Sociology literally means ‘the study of society'. In particular, it explores people's choices and the patterns in social life. Sociologists analyse the structures and cultures of societies across the world and throughout history. We focus on large-scale social problems such as poverty and inequality, but also conduct research into the everyday experiences of people in groups, such as families, business, gangs and subcultures. Sociologists chart the trends that can help us to understand the dilemmas of life in the 21st century, but no matter what the focus, sociologists look to the patterns in society to explain individual problems and success.
In studying sociology, you'll learn to examine and explain the social world in a deeper and more complex way. We examine areas such as marriage and divorce, wealth and power, families and sexuality, self and identity, globalisation, nature and the environment, youth, racism, religion and multiculturalism, health and illness, and inequalities between classes and between women and men. You'll also be equipped with the analytical and linguistic tools to challenge popular accounts of deviant behaviour such as drug use, criminality and sexual deviance. This broad range of interests means that sociology offers many different social research skills and vast opportunities for specialisation, which is reflected in the work that sociologists do.
Have you ever wondered why the world is the way it is? Why people make the choices they do? Why some things change and some things stay the same? How socialisations shape individuals and society as a whole? How society impacts on who we are and limits our life choices? How you can influence social change? A major in sociology will examine and answer these questions, as well as investigate many other social issues and concerns.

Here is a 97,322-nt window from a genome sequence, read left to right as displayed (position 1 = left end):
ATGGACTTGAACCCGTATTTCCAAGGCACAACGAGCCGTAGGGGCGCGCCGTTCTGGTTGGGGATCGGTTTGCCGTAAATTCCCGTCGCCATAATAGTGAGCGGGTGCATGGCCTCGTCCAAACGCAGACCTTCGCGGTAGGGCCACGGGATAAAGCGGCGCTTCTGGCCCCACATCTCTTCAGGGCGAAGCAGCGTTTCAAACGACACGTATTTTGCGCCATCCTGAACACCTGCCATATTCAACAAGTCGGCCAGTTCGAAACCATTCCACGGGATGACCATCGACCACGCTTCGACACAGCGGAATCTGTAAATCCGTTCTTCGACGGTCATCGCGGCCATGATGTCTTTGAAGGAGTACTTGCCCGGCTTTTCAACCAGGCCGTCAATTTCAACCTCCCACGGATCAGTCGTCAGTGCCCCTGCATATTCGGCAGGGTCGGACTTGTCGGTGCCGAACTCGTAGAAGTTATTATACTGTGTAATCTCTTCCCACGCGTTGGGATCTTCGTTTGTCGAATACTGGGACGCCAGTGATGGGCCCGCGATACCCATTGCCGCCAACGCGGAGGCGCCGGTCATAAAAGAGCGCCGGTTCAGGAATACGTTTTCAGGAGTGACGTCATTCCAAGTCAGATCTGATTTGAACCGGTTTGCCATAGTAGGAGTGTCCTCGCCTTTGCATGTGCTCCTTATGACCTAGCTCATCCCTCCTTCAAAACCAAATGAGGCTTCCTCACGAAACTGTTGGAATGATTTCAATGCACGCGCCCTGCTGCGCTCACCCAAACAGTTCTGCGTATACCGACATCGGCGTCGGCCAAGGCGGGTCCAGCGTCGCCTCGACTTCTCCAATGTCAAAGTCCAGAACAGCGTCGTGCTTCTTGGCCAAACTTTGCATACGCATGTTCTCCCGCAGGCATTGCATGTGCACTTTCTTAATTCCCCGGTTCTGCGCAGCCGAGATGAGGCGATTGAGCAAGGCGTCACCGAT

Students of sociology acquire a strong, complementary set of conceptual and practical skills. Core components include social analysis skills, critical thinking, and the development of high-level written and oral communication skills. Another key feature is the program's social research focus. Students gain hands-on skills in:
Such skills are increasingly required by business and government agencies.
As a sociology graduate, your sociological knowledge and skills will be useful in a wide variety of careers. Many organisations are now turning to sociologists in order to understand the context of their work and their relationship with their communities. The understanding of social processes and the social research skills provided by sociology are acknowledged by former students as vital both to their work and to the development of their careers. The skills developed through a major in sociology will prepare you for a range of careers in the private, government and non-government sectors.
Sociologists conduct social research into a vast range of social problems and issues that currently confront and challenge our global society. Many sociologists are motivated by a desire to improve people's lives by understanding injustice and oppression, and advocating for more equity and diversity. Consequently, many sociologists promote and practise social justice principles.
Our sociology graduates are employed in a wide variety of occupations in the private and public sector, including government and nongovernment organisations. Some sociology graduates have been employed as:
Authorised by the Interim Head of School, Social Sciences
16 May, 2012